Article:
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4. Ed Wood

Tim Burton’s celebration of Hollywood’s worst ever director, Edward D. Wood Jr., had the perfect opening sequence. This is such an affectionate homage to the tacky, B-movie ethics of its subject, that there’s no doubt the man himself would have adored it. Howard Shore’s Theremin laced score is absolutely spot on, and the construction of a miniature Hollywood for the final tracking shot is breathtaking. Burton at his best.


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3. Watchmen

Zack Snyder’s adaptation of the graphic novel opens with this master class in condensing an entire back-story into a short sequence. Giving us the story of this alternative universe’s superheroes, right up until the main movie’s 1980′s setting, we see a history of the 20th century as it may have been with the addition of masked vigilantes and a superhuman. Bob Dylan’s classic folk song makes the perfect accompaniment to the beautiful, slow-motion scene-setting, and every frame looks like it was ripped straight from the pages of a comic book.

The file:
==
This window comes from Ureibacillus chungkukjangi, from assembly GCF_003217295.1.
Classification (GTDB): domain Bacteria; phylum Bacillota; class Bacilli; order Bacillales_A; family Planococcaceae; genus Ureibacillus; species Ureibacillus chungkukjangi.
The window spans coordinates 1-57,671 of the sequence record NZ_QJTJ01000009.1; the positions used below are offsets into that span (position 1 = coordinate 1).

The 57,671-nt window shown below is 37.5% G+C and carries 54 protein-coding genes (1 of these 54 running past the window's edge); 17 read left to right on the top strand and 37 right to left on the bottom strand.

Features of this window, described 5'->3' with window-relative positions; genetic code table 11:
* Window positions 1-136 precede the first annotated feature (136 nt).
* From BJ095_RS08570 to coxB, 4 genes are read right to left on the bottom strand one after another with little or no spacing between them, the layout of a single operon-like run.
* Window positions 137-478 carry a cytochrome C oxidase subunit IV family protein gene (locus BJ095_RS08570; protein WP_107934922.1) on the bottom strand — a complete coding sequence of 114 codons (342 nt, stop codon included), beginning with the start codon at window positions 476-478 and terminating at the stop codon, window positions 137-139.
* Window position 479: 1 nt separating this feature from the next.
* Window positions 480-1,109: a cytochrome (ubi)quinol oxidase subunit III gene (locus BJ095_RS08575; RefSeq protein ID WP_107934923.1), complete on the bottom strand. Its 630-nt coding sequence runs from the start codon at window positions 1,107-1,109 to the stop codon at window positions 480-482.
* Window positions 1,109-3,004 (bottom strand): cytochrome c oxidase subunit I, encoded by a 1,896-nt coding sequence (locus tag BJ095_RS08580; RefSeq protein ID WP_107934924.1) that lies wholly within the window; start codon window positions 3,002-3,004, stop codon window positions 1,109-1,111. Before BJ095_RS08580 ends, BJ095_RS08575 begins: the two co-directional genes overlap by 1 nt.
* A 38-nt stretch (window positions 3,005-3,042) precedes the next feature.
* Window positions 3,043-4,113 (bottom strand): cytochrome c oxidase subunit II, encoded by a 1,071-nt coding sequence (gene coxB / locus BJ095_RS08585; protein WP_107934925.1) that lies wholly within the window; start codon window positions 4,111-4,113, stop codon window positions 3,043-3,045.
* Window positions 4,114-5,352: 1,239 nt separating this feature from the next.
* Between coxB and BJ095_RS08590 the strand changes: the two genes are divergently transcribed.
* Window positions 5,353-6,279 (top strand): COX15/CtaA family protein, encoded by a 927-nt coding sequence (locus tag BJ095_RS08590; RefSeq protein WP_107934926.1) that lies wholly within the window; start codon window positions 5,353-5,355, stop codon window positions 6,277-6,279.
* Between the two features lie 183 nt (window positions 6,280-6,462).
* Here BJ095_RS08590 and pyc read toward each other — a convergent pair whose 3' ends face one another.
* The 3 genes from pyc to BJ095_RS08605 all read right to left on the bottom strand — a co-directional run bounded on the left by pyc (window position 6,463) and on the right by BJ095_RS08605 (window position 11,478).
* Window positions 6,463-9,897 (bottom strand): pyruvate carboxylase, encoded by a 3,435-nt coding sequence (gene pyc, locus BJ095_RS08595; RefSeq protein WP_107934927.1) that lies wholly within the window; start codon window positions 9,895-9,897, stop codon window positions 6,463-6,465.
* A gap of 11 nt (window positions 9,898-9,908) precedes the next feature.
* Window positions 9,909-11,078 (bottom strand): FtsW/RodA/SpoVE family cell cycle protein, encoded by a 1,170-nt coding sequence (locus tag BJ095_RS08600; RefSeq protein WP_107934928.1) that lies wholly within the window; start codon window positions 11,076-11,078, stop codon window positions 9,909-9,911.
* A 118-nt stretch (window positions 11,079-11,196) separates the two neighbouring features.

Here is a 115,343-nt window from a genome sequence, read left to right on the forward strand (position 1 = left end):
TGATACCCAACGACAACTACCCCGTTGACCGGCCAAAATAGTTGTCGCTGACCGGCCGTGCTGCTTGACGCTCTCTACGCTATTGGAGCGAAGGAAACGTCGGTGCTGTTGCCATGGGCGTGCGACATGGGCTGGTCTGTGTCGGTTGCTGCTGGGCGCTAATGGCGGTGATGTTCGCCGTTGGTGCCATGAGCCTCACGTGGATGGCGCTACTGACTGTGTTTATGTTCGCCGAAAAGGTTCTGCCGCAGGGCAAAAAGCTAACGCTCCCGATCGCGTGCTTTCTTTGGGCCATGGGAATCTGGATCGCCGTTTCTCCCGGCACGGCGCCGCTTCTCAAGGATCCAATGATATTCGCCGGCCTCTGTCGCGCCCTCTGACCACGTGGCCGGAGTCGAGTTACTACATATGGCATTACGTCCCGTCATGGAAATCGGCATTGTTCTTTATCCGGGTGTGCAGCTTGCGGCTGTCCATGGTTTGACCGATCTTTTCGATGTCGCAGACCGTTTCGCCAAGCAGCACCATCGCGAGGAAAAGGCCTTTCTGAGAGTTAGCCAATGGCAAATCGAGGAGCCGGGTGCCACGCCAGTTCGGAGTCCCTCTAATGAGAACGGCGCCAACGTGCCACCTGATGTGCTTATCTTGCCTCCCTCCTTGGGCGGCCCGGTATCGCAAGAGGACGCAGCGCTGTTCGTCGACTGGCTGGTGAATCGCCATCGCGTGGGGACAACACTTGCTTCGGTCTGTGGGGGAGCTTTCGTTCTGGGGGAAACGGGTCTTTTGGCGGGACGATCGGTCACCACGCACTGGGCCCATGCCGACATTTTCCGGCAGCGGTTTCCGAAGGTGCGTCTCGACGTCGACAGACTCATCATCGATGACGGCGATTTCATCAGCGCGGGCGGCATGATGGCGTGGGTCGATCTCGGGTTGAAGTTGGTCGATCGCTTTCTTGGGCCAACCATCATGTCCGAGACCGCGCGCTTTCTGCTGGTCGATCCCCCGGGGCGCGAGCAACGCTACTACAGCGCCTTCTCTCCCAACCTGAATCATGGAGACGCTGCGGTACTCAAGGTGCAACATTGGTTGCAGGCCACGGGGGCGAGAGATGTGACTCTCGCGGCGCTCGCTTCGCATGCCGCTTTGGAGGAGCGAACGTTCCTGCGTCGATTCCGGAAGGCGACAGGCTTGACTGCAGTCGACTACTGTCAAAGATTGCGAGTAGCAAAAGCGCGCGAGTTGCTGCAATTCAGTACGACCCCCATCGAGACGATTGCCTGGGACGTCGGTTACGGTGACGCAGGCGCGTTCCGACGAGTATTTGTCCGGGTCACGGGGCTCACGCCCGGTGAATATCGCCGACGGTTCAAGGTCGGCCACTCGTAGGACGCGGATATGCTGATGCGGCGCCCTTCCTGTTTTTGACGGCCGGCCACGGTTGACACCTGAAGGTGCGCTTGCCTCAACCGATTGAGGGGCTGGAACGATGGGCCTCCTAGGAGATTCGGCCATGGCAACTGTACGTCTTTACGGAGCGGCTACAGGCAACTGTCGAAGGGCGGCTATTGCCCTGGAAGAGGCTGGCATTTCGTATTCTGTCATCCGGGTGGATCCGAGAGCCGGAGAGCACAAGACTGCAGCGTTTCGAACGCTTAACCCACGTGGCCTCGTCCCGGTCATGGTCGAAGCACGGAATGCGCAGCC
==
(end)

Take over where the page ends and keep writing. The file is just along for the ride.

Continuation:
Note: Finding an online version of this credit sequence is like finding the Lost Ark of the Covenant. I did have one but it was removed. Seek it out!
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2. Lord of War

Andrew Niccol’s study of a morally conflicted arms dealer (Nicholas Cage) was a fairly average movie, but what it did boast was this outstanding title sequence. Almost a mini-movie in itself, the POV journey of a single bullet from production to ultimate use is original, telling and ends with a depressing suddenness. The CGI already looks a little dated now, but that in no way detracts from the scene’s effectiveness. Very clever opening sequence.


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1. Seven